2. Dara May 16, 2013, 7:43 pm

    I am allergic to eggs. Do you know a good substitute for the custard-like consistenacy? I use black beans or apple sauce for brownies or baked goods, but getting the creaminess for custard is missing. Thank you in advance.
    Dara

    • Tamera Price May 18, 2013, 11:32 pm

      Apple Sauce Is What A Lot Of Vegans Use For Baking. BabyCakes Make A Great Vegan & Gluten-Free Cook Book. There Are A Few Egg-Free Egg Substitutes In The Baking Section. I Think ENERGY Is The Brand I Saw. I Can Look Again.

  3. Noreen Delany March 17, 2013, 3:36 pm

    Trying to follow the programme Vivian but I am on long term Warfarin and so must restrict the amount of vitiam K that I can have each day. Green beans, peas and all root veg are ok but the most greens can only be eaten in very small quantities. Any suggestions would be very welcome

  4. Cathy August 21, 2012, 1:24 pm

    Hi Vivian,

    I’ve been reading a lot lately about Glutathione and the Protandim connection and I’m curious to know your thoughts about Protandim.

  5. Mauricio May 7, 2012, 1:21 am

    Debarati Banerjee Posted on wow thanks for shairng this secret of a true genius! He was so simple a man..so good at heart..no comparisons with him can be justifiable..simply a gem of a person!

  6. Dolores March 12, 2012, 9:38 am

    I have very severe leg cramps at night, especially in my inner thighs. I
    take a massive dose of Natural Calm magnesium each night and it controls
    the cramps very well. I am wondering if the magnesium is causing any harm
    to my bones as I recently fell and fractured my pelvis. I have tried muscle relaxers and they do not stop the unbearable leg cramps or spasms. Please let me know if I am doing harm to myself with the magnesium. I had stopped Actonel a year ago.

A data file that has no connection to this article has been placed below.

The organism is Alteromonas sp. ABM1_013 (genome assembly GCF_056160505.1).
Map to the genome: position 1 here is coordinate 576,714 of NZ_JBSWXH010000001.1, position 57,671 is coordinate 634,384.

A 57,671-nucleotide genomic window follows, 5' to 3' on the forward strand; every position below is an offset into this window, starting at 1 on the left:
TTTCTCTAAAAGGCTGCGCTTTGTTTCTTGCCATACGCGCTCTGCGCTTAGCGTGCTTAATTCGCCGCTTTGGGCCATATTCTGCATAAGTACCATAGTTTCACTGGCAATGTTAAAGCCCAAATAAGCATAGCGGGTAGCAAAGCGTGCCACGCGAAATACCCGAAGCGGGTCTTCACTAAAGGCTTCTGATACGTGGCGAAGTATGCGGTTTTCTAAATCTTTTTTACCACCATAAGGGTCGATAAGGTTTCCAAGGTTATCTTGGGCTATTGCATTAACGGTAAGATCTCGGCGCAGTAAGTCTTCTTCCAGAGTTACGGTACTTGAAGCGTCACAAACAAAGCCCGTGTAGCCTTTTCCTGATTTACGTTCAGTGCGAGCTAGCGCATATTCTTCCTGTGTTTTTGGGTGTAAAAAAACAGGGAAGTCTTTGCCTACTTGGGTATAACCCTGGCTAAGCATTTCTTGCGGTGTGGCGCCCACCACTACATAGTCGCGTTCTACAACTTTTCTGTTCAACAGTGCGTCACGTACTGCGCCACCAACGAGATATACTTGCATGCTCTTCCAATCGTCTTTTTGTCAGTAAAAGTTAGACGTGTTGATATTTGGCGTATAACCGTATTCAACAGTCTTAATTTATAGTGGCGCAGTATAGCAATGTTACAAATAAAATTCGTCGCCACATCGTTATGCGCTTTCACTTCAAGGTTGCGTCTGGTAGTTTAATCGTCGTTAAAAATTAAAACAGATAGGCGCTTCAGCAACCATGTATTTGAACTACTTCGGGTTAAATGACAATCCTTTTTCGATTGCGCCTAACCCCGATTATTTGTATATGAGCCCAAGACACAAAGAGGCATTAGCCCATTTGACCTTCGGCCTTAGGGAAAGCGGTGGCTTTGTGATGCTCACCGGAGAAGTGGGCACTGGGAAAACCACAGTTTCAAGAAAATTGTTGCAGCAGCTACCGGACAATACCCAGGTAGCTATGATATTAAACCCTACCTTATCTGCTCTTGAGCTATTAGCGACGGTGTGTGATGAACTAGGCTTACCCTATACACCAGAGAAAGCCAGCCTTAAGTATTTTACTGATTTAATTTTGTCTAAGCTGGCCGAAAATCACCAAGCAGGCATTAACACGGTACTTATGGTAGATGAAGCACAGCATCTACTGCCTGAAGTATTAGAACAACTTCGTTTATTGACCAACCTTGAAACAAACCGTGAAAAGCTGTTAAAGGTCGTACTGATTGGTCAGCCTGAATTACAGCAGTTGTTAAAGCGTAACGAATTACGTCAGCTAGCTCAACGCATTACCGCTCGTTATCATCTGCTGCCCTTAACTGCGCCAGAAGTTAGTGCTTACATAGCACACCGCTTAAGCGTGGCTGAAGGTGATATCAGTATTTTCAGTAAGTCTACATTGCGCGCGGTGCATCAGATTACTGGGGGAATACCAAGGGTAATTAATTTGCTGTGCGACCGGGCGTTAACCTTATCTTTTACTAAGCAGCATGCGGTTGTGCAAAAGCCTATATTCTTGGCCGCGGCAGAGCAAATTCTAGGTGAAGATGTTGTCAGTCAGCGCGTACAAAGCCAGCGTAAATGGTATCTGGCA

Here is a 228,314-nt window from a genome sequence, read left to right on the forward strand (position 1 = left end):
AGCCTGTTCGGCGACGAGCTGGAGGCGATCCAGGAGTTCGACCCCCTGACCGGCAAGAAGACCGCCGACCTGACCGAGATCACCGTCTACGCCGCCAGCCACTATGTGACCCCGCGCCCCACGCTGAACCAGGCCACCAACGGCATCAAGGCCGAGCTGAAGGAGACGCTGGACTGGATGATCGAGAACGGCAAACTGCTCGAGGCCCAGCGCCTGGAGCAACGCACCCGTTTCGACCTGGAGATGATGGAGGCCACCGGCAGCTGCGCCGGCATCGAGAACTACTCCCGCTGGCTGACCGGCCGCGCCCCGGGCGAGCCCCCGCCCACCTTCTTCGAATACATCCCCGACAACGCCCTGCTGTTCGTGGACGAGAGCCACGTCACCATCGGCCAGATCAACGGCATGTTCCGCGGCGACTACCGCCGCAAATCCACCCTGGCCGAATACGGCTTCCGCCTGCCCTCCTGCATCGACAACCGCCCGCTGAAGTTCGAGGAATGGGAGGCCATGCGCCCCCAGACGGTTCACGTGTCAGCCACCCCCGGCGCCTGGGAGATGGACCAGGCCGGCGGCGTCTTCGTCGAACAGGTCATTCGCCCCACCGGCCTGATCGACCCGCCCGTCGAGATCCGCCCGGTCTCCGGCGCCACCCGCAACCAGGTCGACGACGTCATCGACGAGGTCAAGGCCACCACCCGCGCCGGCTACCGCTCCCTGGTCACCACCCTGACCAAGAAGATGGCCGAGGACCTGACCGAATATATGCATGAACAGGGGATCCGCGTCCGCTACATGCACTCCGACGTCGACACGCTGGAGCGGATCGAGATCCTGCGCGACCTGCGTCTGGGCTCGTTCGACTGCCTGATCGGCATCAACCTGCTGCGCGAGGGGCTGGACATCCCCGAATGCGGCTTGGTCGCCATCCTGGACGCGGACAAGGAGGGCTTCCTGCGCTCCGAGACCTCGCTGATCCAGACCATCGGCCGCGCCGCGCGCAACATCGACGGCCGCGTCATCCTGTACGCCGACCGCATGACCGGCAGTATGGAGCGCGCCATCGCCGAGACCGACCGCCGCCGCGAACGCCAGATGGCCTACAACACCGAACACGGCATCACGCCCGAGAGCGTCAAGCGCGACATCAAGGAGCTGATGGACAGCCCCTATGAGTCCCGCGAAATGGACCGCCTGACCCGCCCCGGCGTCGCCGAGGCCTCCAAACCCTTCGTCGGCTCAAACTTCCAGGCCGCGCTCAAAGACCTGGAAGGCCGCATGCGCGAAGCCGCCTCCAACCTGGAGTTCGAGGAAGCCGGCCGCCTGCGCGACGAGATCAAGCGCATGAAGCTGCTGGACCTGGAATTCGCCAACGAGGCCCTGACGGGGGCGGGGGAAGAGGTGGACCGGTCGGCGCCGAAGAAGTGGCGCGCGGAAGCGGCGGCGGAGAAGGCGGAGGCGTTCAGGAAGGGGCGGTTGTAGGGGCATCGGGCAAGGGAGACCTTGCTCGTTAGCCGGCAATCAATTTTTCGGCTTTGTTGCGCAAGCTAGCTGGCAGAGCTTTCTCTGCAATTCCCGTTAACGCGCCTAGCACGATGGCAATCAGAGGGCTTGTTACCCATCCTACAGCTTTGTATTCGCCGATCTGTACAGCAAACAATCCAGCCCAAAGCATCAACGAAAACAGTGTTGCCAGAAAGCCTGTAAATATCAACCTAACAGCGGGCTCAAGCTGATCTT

Thank you.

  7. juvy February 15, 2012, 12:49 pm

    Thank you my dear Vivian for your Asparagus soup recipe. I love totry it.

    Love from,

    Juvy

  8. Selma February 13, 2012, 8:52 pm

    Thanks Vivian,
    My cousin prepared asparagus soup and it was delicious.
    I appreciate your recipe which I will make since you told me the high
    nutritional value of it.
    Selma

  9. Lupe Marroquin February 12, 2012, 11:14 pm

    HI Vivian,
    I have been following recipes and diet for six months. I have gotten my bone density results and they were not all that encouraging. I have lost more bone density. Although discouraged, I don’t want to give it up. My question is, how long before you see any changes? Please respond.
    Thank you!
    Still Trying,
    Lupe

    • Valentyna April 24, 2014, 11:48 am

      It would be nice to know the answer to the question asked by Lupe :” My question is, how long before you see any changes? “

      • Vivian Goldschmidt, MA April 24, 2014, 11:57 am

        Valentyna, it’s impossible to say precisely how long you need to follow the Program before changes occur, or just what those changes will be! It’s important to remember that there’s more to bone density than test scores, however – if you’r following the pH-diet and exercise routine as described in the Program, chances are your bones are doing fine. :)

  10. Lupe Marroquin February 12, 2012, 11:06 pm

    There was once a recipe fro carrot cake. Does anyone know how I can get it? My birthday is coming up and my daughter wanted to make me the cake thanks!!